No real pattern here, but there's also not enough data here to demonstrate a pattern at all.

No real pattern here, but there’s also not enough data here to demonstrate a pattern at all.

I don’t know if I can make a prediction about the next month based solely on what I see here, simply because there is not enough data to demonstrate a pattern.  I hope that I can lose anywhere from 10-15 pounds in the next month, though.  This will put me on track to hit my surgeon’s goal by March, which is when I’m aiming to hit his goal.  Again, I can only hope.  Sticking to my doctor’s plan (with one tweak for increased protein–his plan states 60 g as a minimum; I get 80 g as a minimum daily now) has worked exceptionally well for me so far, so if it ain’t broke, don’t fix it, right?   I’m just going to keep chugging along, logging everything I eat, trying to hit my walking goals daily, and planning nearly every meal so that I have a shot at long-term success.  The success I’m experiencing now is fantastic, don’t get me wrong.  But I still want to be successful at 1 year, 5 years, 10 years, and 20 years out.  But those times are far away from now.  I’ve got to learn to suppress the long-range planning part of my brain and focus on the now, though.  How will I get through tomorrow?  How will I get through next week?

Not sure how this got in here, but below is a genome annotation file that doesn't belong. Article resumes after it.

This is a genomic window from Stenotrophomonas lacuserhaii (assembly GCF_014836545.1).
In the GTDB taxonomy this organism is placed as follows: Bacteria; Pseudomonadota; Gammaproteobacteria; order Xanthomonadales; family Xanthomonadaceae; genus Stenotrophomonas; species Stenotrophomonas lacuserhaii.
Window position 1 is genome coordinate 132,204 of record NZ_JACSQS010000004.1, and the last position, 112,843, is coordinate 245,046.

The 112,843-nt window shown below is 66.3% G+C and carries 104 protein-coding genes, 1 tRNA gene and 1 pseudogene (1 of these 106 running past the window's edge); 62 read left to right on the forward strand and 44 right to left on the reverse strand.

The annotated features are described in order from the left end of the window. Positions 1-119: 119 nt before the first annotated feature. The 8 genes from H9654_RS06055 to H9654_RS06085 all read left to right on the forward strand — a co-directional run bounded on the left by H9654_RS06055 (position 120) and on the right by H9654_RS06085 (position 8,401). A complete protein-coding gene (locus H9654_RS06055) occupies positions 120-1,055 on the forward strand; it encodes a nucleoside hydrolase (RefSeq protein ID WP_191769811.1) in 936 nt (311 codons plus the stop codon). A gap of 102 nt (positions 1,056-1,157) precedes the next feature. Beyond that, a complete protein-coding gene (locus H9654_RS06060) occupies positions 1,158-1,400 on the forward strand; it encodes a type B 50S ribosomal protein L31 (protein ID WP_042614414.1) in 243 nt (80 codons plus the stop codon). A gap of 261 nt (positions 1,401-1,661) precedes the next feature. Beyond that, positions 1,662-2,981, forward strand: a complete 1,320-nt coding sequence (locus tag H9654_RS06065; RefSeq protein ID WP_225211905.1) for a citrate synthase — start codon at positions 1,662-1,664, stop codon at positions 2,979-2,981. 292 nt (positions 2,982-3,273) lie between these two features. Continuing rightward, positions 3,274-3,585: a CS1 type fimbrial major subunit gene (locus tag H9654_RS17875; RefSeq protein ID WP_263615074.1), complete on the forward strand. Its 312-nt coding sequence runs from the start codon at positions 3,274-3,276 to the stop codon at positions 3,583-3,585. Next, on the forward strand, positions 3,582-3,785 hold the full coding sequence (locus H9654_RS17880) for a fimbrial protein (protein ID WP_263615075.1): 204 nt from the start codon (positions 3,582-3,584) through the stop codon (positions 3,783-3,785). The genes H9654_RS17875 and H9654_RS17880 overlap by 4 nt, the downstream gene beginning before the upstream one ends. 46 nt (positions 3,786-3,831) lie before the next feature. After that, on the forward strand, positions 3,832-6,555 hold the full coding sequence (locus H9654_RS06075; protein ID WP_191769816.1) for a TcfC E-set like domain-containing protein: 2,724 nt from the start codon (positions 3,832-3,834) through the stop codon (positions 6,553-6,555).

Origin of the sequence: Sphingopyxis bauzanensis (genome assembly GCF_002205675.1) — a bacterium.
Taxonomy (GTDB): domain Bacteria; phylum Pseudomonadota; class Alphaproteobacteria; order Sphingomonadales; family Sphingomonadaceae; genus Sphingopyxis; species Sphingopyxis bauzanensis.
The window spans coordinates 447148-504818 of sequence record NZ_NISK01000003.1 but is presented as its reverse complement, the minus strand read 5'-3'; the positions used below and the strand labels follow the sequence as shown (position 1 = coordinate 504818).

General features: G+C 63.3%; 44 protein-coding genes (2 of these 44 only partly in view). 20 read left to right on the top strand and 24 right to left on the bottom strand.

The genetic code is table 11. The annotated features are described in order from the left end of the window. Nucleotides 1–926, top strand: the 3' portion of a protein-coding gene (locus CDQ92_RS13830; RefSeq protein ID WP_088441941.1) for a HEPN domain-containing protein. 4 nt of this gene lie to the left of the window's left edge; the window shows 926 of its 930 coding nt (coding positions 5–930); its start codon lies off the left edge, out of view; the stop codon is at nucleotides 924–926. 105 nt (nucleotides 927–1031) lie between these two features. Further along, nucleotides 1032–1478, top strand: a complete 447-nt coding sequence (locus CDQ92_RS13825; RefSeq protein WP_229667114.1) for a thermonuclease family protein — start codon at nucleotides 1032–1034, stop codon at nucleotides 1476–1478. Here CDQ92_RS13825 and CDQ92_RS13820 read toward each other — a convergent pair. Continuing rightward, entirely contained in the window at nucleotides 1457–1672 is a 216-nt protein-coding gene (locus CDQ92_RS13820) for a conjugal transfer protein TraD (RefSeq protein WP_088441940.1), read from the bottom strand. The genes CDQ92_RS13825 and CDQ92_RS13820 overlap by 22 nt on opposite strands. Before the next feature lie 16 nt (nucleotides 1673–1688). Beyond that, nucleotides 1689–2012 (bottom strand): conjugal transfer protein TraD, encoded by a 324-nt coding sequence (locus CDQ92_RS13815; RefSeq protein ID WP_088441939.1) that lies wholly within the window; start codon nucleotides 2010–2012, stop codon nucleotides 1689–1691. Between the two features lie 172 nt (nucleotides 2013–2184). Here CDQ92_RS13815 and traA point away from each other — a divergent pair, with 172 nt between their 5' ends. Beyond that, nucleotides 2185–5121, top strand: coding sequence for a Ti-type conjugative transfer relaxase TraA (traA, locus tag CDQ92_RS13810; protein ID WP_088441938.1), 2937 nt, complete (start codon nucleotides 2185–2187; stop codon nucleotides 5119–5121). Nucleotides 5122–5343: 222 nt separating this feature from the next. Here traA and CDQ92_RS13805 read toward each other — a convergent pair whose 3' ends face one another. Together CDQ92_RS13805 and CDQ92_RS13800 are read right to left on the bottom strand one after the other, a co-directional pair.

Today’s eating was pretty good, lots of beef–I think I’m craving the iron.  Odd, because I’m taking a supplement every day.  Pre-op, I didn’t eat nearly as much beef as I do now, and now I eat quite a lot of it.  But today, I got in 90 grams of protein, and 38 grams of fat.  Carbs were under 50 grams at 42 grams.  My body feels better when I have closer to 50 grams of carbs every day.  I simply can’t function when there’s less than 30 grams.  How some people do this on the regular, I will never know.  These are also the same people that believe there is only one way to skin a cat in VSG land–600 calories, 80 grams of protein and 20 grams of carbs.  Personally, I disagree with this approach.  When I was consuming only 600 calories, my weight loss was very, very slow.  My doctor’s PA informed me that should I continue to eat at that calorie level, I’d slow down my weight loss (she was right), and that my metabolism would be screwed up.  After I cranked up my calories consumed to between 800-1000 daily (I aim for 900), my weight loss sped up considerably, just as she said it would.  So I’m going to keep doing what I’ve been doing for the past two months, and see where it takes me.

image

Today’s food choices, from upper right: multivitamin and calcium supplements x2, iron supplement; beef tenderloin en brochette, caramelized onions (which I barely touched, in favor of the zucchini) and grilled zucchini slice; vegetable beef soup; turkey jerky; herb crusted beef tenderloin, leftover Boston Market green beans, and a potato wedge (it didn’t get eaten); Rudy’s bacon, egg, bean and cheese breakfast bowl.